But the fact is modern-day baseball fans are as likely to know their team's payroll as they are a slugger's home run total. The Reds and CEO Carl Lindner were major supporters of commissioner Bud Selig's push for a greater luxury tax and more revenue-sharing in the latest collective bargaining agreement.
The Reds haven't publicly said their budget would be $60 million. But based on Allen and Bowden saying it would go up 33 percent, the media projected it at $60 million. Last year's Opening Day payroll was listed at $45,050,390 by the Associated Press.
"There's never been a number," Allen said. "We said it would be in that range. We've been able to make some good deals."
For example, the No. 4 starter slot was budgeted at more than $500,000. But the Reds were able to sign Paul Wilson to a deal that pays him $500,000 in 2003 and $3.5 million for 2004. By signing Danny Graves to a three-year deal, the Reds saved between $250,000 and $1.7 million this year.
Allen said there are other items that affect the budget. The Reds count these items in their payroll budget:
The $333,333 they paid as part of the deal that sent Elmer Dessens to Arizona in a three-way trade that netted the Reds Felipe Lopez. The $350,000 salary of catcher Dane Sardinha. Sardinha signed a major league contract in 2000. The Reds used major league contracts to avoid paying Sardinha and infielder David Espinosa bonuses. Espinosa has since been traded.
The $300,000 budgeted for September call-ups.
That adds up to $983,333.
"That's all money that comes from somewhere," Allen said. "You'd be stupid not to budget it."
Allen thinks Lindner is unfairly criticized."Before Carl took over, the biggest budget I had was $36 million," Allen said. "One year - 1997 - it was going to be in the upper 20s. Carl went out and spent a boatload of money to sign Griffey. That's what the fans wanted. He doesn't get enough credit for that in the community."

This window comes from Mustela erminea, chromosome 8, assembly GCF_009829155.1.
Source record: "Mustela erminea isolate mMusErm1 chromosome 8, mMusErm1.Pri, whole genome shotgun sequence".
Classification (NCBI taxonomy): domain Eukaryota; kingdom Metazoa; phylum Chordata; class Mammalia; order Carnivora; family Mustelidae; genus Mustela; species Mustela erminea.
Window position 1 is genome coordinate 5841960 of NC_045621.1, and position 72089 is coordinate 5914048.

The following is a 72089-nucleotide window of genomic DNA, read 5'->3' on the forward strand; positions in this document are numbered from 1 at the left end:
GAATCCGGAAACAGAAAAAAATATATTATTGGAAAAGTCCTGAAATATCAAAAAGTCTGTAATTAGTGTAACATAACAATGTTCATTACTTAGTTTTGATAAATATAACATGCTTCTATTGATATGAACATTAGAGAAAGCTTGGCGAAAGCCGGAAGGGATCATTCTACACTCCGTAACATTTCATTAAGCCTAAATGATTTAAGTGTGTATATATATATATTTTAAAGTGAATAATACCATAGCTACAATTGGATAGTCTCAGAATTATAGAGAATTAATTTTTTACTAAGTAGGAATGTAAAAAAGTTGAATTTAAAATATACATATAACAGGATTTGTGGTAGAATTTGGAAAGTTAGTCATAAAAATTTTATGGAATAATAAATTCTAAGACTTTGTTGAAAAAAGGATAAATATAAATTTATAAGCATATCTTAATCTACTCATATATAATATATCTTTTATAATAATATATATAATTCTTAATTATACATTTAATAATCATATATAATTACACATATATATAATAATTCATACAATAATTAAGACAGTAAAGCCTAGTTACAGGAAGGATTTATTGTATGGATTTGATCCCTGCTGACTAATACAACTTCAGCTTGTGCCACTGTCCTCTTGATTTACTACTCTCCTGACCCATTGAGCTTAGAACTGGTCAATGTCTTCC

Here are the Reds' salaries for players likely to be on the Opening Day roster. The salaries listed for Bruce Chen, Adam Dunn, John Riedling, Austin Kearns, Reggie Taylor, Ruben Mateo, Felipe Lopez, Brandon Larson and Seth Etherton, who are unsigned, are estimates. Luke Prokopec and Russell Branyan are included because they will start the season on the disabled list. The New York Yankees are paying Wily Mo Pena's salary:
|Ken Griffey Jr.|| $11.3 million|
|Barry Larkin|| $9.4 million|
|Sean Casey|| $5.6 million|
|Danny Graves|| $5 million|
|Aaron Boone|| $3.7 million|
|Ryan Dempster|| $3.25 million|
|Gabe White|| $3.1 million|
|Scott Sullivan|| $2.8 million|
|Jimmy Haynes|| $2.5 million|
|Scott Williamson|| $1.6 million|
|Kelly Stinnett|| $1.3 million|
|Jason LaRue|| $1.25 million|
|Juan Castro|| $800,000|
|Bruce Chen|| $700,000|
|Paul Wilson|| $500,000|
|Chris Reitsma|| $500,000|
|Jose Guillen|| $500,000|
|Russell Branyan|| $400,000|
|Adam Dunn|| $400,000|
|John Riedling|| $400,000|
|Luke Prokopec|| $390,000|
|Austin Kearns|| $350,000|
|Reggie Taylor|| $350,000|
|Ruben Mateo|| $350,000|
|Felipe Lopez|| $350,000|
|Seth Etherton|| $350,000|
|Brandon Larson|| $325,000|
|Total|| $57.465 M |